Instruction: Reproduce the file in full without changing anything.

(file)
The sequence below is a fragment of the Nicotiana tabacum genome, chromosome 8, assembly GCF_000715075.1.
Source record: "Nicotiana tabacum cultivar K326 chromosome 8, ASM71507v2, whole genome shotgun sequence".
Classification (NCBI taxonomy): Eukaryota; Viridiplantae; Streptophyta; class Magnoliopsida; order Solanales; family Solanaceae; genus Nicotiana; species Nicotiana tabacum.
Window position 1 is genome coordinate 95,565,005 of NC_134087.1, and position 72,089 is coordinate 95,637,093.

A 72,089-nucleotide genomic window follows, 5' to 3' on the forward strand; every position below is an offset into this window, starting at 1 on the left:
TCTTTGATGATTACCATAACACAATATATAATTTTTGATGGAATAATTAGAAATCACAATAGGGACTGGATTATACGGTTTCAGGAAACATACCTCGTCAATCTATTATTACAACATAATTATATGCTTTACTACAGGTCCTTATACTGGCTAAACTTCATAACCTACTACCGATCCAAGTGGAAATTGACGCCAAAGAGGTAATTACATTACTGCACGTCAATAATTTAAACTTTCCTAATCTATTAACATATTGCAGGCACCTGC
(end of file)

The sequence below is a fragment of the Nicotiana tabacum genome, chromosome 8, assembly GCF_000715075.1.
Source record: "Nicotiana tabacum cultivar K326 chromosome 8, ASM71507v2, whole genome shotgun sequence".
Classification (NCBI taxonomy): Eukaryota; Viridiplantae; Streptophyta; class Magnoliopsida; order Solanales; family Solanaceae; genus Nicotiana; species Nicotiana tabacum.
Window position 1 is genome coordinate 95,565,005 of NC_134087.1, and position 72,089 is coordinate 95,637,093.

A 72,089-nucleotide genomic window follows, 5' to 3' on the forward strand; every position below is an offset into this window, starting at 1 on the left:
TCTTTGATGATTACCATAACACAATATATAATTTTTGATGGAATAATTAGAAATCACAATAGGGACTGGATTATACGGTTTCAGGAAACATACCTCGTCAATCTATTATTACAACATAATTATATGCTTTACTACAGGTCCTTATACTGGCTAAACTTCATAACCTACTACCGATCCAAGTGGAAATTGACGCCAAAGAGGTAATTACATTACTGCACGTCAATAATTTAAACTTTCCTAATCTATTAACATATTGCAGGCACCTGC